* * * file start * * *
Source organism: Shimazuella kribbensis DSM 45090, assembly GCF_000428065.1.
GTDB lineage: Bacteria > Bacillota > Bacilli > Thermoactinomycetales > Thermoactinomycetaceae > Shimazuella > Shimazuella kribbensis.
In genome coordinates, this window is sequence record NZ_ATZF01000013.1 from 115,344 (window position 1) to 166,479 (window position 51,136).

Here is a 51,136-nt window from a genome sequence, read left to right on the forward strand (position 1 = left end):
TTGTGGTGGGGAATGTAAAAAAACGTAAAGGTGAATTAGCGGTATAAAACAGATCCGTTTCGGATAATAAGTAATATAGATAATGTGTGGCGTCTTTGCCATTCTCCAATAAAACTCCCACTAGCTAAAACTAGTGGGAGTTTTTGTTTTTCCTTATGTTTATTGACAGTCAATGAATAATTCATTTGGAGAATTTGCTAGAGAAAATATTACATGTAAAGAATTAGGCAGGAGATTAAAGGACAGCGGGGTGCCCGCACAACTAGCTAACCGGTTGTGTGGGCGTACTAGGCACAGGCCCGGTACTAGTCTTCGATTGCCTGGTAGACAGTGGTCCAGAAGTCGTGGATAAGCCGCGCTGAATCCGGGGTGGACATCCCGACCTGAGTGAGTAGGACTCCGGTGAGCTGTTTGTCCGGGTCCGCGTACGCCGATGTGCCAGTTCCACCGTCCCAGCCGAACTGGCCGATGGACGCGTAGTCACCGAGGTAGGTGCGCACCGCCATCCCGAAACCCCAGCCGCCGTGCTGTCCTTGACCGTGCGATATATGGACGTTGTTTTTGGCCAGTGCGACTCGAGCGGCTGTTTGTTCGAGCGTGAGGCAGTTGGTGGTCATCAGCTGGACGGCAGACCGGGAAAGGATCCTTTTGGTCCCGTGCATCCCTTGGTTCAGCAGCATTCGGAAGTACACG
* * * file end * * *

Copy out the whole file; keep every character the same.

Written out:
Source organism: Shimazuella kribbensis DSM 45090, assembly GCF_000428065.1.
GTDB lineage: Bacteria > Bacillota > Bacilli > Thermoactinomycetales > Thermoactinomycetaceae > Shimazuella > Shimazuella kribbensis.
In genome coordinates, this window is sequence record NZ_ATZF01000013.1 from 115,344 (window position 1) to 166,479 (window position 51,136).

Here is a 51,136-nt window from a genome sequence, read left to right on the forward strand (position 1 = left end):
TTGTGGTGGGGAATGTAAAAAAACGTAAAGGTGAATTAGCGGTATAAAACAGATCCGTTTCGGATAATAAGTAATATAGATAATGTGTGGCGTCTTTGCCATTCTCCAATAAAACTCCCACTAGCTAAAACTAGTGGGAGTTTTTGTTTTTCCTTATGTTTATTGACAGTCAATGAATAATTCATTTGGAGAATTTGCTAGAGAAAATATTACATGTAAAGAATTAGGCAGGAGATTAAAGGACAGCGGGGTGCCCGCACAACTAGCTAACCGGTTGTGTGGGCGTACTAGGCACAGGCCCGGTACTAGTCTTCGATTGCCTGGTAGACAGTGGTCCAGAAGTCGTGGATAAGCCGCGCTGAATCCGGGGTGGACATCCCGACCTGAGTGAGTAGGACTCCGGTGAGCTGTTTGTCCGGGTCCGCGTACGCCGATGTGCCAGTTCCACCGTCCCAGCCGAACTGGCCGATGGACGCGTAGTCACCGAGGTAGGTGCGCACCGCCATCCCGAAACCCCAGCCGCCGTGCTGTCCTTGACCGTGCGATATATGGACGTTGTTTTTGGCCAGTGCGACTCGAGCGGCTGTTTGTTCGAGCGTGAGGCAGTTGGTGGTCATCAGCTGGACGGCAGACCGGGAAAGGATCCTTTTGGTCCCGTGCATCCCTTGGTTCAGCAGCATTCGGAAGTACACG